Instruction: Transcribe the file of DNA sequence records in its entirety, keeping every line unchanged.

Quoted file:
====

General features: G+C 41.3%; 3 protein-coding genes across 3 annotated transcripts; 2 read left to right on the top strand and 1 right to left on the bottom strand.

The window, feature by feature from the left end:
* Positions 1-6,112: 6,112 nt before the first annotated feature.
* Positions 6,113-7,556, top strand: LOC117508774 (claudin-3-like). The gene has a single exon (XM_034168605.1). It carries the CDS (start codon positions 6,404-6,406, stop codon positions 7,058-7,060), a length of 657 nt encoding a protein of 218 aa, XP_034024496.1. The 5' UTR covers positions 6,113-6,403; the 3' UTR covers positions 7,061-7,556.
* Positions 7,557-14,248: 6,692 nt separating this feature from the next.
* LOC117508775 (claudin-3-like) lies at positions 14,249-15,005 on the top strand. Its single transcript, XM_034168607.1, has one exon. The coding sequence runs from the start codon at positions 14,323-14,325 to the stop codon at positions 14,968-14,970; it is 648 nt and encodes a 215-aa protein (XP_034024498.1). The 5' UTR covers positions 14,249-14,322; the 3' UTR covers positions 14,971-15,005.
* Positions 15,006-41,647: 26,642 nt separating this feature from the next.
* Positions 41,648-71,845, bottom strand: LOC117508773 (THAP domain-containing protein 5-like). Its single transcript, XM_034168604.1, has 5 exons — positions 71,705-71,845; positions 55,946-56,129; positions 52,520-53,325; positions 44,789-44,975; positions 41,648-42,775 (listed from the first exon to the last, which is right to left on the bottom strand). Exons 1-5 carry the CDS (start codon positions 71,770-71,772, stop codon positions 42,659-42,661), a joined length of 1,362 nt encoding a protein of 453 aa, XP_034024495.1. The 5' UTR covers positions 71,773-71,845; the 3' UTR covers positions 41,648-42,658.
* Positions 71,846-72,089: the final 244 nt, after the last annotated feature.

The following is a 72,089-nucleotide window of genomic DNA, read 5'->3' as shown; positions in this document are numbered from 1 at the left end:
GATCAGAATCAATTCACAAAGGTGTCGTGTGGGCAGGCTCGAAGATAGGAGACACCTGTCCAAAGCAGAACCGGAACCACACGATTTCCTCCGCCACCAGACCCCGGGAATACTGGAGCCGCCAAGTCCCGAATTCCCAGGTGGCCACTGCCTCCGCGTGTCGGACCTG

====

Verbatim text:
General features: G+C 41.3%; 3 protein-coding genes across 3 annotated transcripts; 2 read left to right on the top strand and 1 right to left on the bottom strand.

The window, feature by feature from the left end:
* Positions 1-6,112: 6,112 nt before the first annotated feature.
* Positions 6,113-7,556, top strand: LOC117508774 (claudin-3-like). The gene has a single exon (XM_034168605.1). It carries the CDS (start codon positions 6,404-6,406, stop codon positions 7,058-7,060), a length of 657 nt encoding a protein of 218 aa, XP_034024496.1. The 5' UTR covers positions 6,113-6,403; the 3' UTR covers positions 7,061-7,556.
* Positions 7,557-14,248: 6,692 nt separating this feature from the next.
* LOC117508775 (claudin-3-like) lies at positions 14,249-15,005 on the top strand. Its single transcript, XM_034168607.1, has one exon. The coding sequence runs from the start codon at positions 14,323-14,325 to the stop codon at positions 14,968-14,970; it is 648 nt and encodes a 215-aa protein (XP_034024498.1). The 5' UTR covers positions 14,249-14,322; the 3' UTR covers positions 14,971-15,005.
* Positions 15,006-41,647: 26,642 nt separating this feature from the next.
* Positions 41,648-71,845, bottom strand: LOC117508773 (THAP domain-containing protein 5-like). Its single transcript, XM_034168604.1, has 5 exons — positions 71,705-71,845; positions 55,946-56,129; positions 52,520-53,325; positions 44,789-44,975; positions 41,648-42,775 (listed from the first exon to the last, which is right to left on the bottom strand). Exons 1-5 carry the CDS (start codon positions 71,770-71,772, stop codon positions 42,659-42,661), a joined length of 1,362 nt encoding a protein of 453 aa, XP_034024495.1. The 5' UTR covers positions 71,773-71,845; the 3' UTR covers positions 41,648-42,658.
* Positions 71,846-72,089: the final 244 nt, after the last annotated feature.

The following is a 72,089-nucleotide window of genomic DNA, read 5'->3' as shown; positions in this document are numbered from 1 at the left end:
GATCAGAATCAATTCACAAAGGTGTCGTGTGGGCAGGCTCGAAGATAGGAGACACCTGTCCAAAGCAGAACCGGAACCACACGATTTCCTCCGCCACCAGACCCCGGGAATACTGGAGCCGCCAAGTCCCGAATTCCCAGGTGGCCACTGCCTCCGCGTGTCGGACCTG